It is not uncommon for employers to provide employees with the option of cancelling coverage for long term disability benefits when they go on maternity leave. While it might seem like a financial relief not to have to pay premiums for benefits while off on maternity leave, failing to pay those premiums comes with several risks.
Many women experience pregnancy and childbirth without complication, however for some women, pregnancy and childbirth can wreak havoc on their physical and mental health. Patent and latent medical conditions, which may be triggered or aggravated by pregnancy, can significantly complicate pregnancy and post-pregnancy recovery.
Although certain pregnancy complications may be limited to the gestational period such as high blood pressure, gestational diabetes, cholestasis of pregnancy and anemia, other health issues might continue post-delivery. Postpartum depression, Post Traumatic Stress Disorder (PTSD) from a traumatic birth experience, back pain related to or exacerbated by pregnancy, thyroid issues, deep vein thrombosis, urinary and cardiac issues are some of the post-pregnancy conditions that we have seen in our disability law practice.
The answer to this will depend on the specific wording in your insurance plan/policy. Some plans/policies specifically address maternity leave, others specifically exclude a disability claim during maternity leave. If you have stopped paying premiums for long-term disability benefits however, you may not have the coverage in place to make a claim whether your policy/plan covers it or not.
While pregnancy and childbirth themselves are not disabilities, the physical and mental complications that occur as a result of pregnancy and childbirth could be covered under your insurance plan/policy.
If you stop paying premiums for your long term disability benefits during maternity leave (or any other leave of absence), this results in a break in your insurance coverage. This could potentially have implications for you if you return to work after your maternity leave and become unable to work shortly thereafter due to your medical issues.
If you do not continue paying premiums for long term disability benefits coverage during maternity leave and find that you are unable to continue working within a short period of time after you return to work, your claim might be denied based on a pre-existing condition exclusion clause.
Pre-existing condition exclusion clauses give insurance companies a basis to deny long-term disability claims for conditions a person had or received treatment for prior to the date their insurance coverage came into effect.
In other words, if you stopped paying premiums for long-term disability (LTD) benefits during your maternity leave and then restarted premium payments when you returned to work, your effective date of insurance would be changed to the date that you returned to work after your maternity leave. If you submit a claim for disability benefits shortly after you return to work, the insurer could deny your claim on the basis that any disabling condition you had or you sought treatment for during your maternity leave would be excluded under the pre-existing condition exclusion clause in your policy/plan.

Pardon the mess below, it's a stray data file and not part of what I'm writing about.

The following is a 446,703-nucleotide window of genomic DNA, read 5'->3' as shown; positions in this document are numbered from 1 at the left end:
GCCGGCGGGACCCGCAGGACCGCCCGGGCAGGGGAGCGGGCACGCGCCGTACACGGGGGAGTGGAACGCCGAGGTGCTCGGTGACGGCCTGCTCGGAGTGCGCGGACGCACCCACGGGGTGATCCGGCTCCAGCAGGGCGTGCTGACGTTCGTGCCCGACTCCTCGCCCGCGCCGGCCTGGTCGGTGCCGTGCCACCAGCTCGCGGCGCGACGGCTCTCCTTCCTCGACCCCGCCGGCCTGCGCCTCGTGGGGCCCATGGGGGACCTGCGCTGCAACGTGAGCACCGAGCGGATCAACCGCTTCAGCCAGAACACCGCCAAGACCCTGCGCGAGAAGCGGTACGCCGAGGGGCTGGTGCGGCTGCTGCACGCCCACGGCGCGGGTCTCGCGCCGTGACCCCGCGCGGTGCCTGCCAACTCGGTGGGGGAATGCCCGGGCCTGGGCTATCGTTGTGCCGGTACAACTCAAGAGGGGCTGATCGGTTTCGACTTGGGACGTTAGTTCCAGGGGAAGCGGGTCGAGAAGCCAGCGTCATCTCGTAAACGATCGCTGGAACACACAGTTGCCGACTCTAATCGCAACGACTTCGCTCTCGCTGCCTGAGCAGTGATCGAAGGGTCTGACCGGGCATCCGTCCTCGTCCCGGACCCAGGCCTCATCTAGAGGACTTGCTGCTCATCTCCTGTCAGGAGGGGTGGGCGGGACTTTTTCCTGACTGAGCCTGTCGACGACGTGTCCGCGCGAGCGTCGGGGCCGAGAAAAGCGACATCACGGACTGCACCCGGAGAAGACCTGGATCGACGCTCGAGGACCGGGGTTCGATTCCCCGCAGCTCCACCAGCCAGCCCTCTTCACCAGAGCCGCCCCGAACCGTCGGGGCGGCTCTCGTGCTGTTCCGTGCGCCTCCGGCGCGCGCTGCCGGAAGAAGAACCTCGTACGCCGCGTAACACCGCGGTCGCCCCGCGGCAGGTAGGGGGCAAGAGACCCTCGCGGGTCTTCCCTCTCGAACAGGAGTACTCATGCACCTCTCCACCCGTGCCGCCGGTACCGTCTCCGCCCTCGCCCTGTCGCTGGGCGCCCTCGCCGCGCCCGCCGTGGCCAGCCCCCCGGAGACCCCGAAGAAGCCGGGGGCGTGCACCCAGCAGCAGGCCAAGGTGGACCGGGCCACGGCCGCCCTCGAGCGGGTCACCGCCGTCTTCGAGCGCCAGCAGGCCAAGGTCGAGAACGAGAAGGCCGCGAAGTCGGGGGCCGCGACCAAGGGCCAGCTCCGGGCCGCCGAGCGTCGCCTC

More specifically, any treatment or medication that you received in the 90 days (this time period might differ from policy to policy) before you returned to work and your insurance became effective again, might be used by the insurer to trigger a denial of your disability benefits claim based on the pre-existing condition exclusion clause.
Although there has been a more recent move by some Canadian insurers to stop the process of triggering a new pre-existing condition period when an employee re-enrols in the benefits plan/policy after their maternity leave ends, this has not been implemented by most leading insurers. It is our hope that more insurers will move towards eliminating this practice given the inequities associated with this model.
Our advice – if your employer offers you the ability to continue paying long term disability premiums during a maternity leave, you should do so!
If you are in the unfortunate position of returning to work after a maternity leave and find that your effective date of insurance has been reset to the date you returned to work, triggering a pre-existing condition clause exclusion, contact MK Disability Lawyers LLP. We are a female-led law firm with an exclusive focus on long-term disability insurance law. We can help you navigate this challenge.
The lawyers at MK Disability Lawyers LLP have over 50 years of cumulative experience handling insurance disability claims including many claims where insurers have denied benefits on the basis of the pre-existing condition exclusion clause. Contact us at firstname.lastname@example.org or (647) 697-4600 for a complimentary initial consultation.
The preceding is not intended to be legal advice. This blog is made available for educational purposes only as well as to give you general information and a general understanding of the law, not to provide specific legal advice. By using this blog, you understand that there is no solicitor-client relationship between you and the blog publisher. The blog should not be used as a substitute for competent legal advice from a licensed lawyer in your jurisdiction. If your disability claim has been denied and you require legal advice, contact a lawyer specializing in disability law.